That cliché about one swallow not making a summer was being repeated a lot yesterday by Terry Benson, the chief executive of the recruitment group Michael Page International. Investors, though, are excitable ornithologists and have a particularly keen interest in taking the UK's economic temperature. And so it was that, after one quarter's strong results, Michael Page's overheated shares soared another 9 per cent in anticipation of a rebound in the UK recruitment market.
So what about this swallow? Trading in May and June was stronger than anticipated, the group said yesterday, which meant that its first-half profit before tax was £11.6m, down 36 per cent on last year but better than the City had been forecasting. The outperformance appears to have been in the sales and marketing sector of Michael Page's UK business.
And the chances of summer? Crucially, it is the UK consumer-focused sectors that were unexpectedly up, not the geographies and sectors most affected by the downturn, not the City, not the professional services such as management consultancy or accountancy which could send Michael Page profits surging. Confidence appears to be hardening across the world, but there have been false dawns before and it will be the autumn before we can be really sure. This time last year, too, Michael Page was being relatively upbeat. This year, employment costs have been jacked up by the UK's national insurance rises, and shareholders still appear more interested in having their companies maximise profits than investing in expansion.
Michael Page's shares were floated at 175p in 2001, just after the peak of the dot.com bubble in the finance industry. The group will not easily make that year's £62m profit again. It has strong positions around the globe and ambitions in the US. Its placement services may again become indispensable since it is true - if unpalatable - that the world does not have enough management consultants to go round. But with shares already back up to 160.5p, on 40-odd times this year's earnings and even 27 times its bubble-time peak earnings, the shares are simply too expensive. Sell.
Headlam's magic carpet ride
Headlam, a distributor of carpets and other floor coverings, posted a strong set of interim results yesterday, matching its house broker's forecasts. The figures were "in lino" with expectations, you might say.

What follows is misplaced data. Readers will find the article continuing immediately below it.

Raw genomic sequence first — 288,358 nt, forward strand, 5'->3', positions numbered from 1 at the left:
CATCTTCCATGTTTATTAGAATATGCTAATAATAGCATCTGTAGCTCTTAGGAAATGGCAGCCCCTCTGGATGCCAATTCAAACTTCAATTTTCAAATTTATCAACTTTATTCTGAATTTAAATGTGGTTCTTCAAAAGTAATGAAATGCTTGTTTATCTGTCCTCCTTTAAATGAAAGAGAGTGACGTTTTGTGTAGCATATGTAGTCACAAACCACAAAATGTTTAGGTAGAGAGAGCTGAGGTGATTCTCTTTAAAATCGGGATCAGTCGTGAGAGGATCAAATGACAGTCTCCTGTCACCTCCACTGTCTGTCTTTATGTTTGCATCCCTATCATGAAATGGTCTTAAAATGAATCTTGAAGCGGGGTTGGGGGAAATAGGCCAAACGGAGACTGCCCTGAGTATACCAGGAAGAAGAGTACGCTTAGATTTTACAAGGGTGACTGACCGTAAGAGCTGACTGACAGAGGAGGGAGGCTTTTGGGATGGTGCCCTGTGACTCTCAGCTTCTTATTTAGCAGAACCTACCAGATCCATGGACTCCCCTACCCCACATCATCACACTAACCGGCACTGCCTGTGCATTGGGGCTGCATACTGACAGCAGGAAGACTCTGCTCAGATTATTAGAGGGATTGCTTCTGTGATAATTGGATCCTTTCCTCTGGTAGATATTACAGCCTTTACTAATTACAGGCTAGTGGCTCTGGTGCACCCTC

Headlam is the middle man between the carpet manufacturers and the small independent retailers who do plucky battle against the might of Allied Carpets and Carpetright. The continuing strength of UK consumer confidence and the housing market has meant redecorating continues apace and Headlam was able to boast a 10 per cent rise in turnover, to £194.2m, for the six months to 30 June, and a 9 per cent rise in pre-tax profit, to £13.9m.
The improvement in operating profit margins was a particular highlight of the figures, showing that Headlam's 42 businesses have benefited from the expenditure on expanded warehouse facilities which form the backbone of the group. Further warehouse extentions or openings are being planned. The group has a cash cushion of £10.8m to support the ongoing capital expenditure.
There was also better news from Continental Europe where Headlam operates in France, the Netherlands and Switzerland. The economic situation is not so favourable and operating profit slipped by a third, but turnover was still growing and the long-term opportunities remain strong. Distribution to small retailers on the continent is as fragmented as it had been in the UK when Headlam began its acquisition spree a decade ago.
Headlam may find itself floored by a consumer downturn in the short term. But it is a strong performer and, up 9.5p at 317p, the shares yield a 4 per cent dividend. Hold.
Minorplanet is one to track for now
Minorplanet systems has gone from a standing start six years ago to one of the UK's leading telematics companies, whose technology is sold to more than 6,000 customers who use it to track their fleet of company cars, vans and lorries. Useful software already, preventing employees wandering off the job and improving fuel efficiency, among other things. The company is being backed by General Electric, which owns 20 per cent. Longer term, its sytems might allow the electronic road charging that the Government is edging towards supporting.
Right now, sadly, Minorplanet has made a bit of a dog's dinner of its finances. It bought a big stake in a US company as a means of distributing its product overseas, but is now giving most of that stake away in order to staunch the losses. It is handing 42.1 per cent of Minorplanet USA to an unnamed third party, and there will have to be a big write-off in final results later this year. There are also big restructuring charges to come, as the new chief executive, Rob Kelly, slims down the UK and European business. He promises that the company - which still has a nest egg of £4.8m in the bank - will be cash positive next year, but it is not clear yet how he will revitalise sales growth, which has slowed to just 5 per cent according the third quarter figures yesterday.
As the company works through new accounting policies and puzzles over its future direction, there is no hurry to buy, although investors should track its progress. Existing shareholders should hang on for the ride.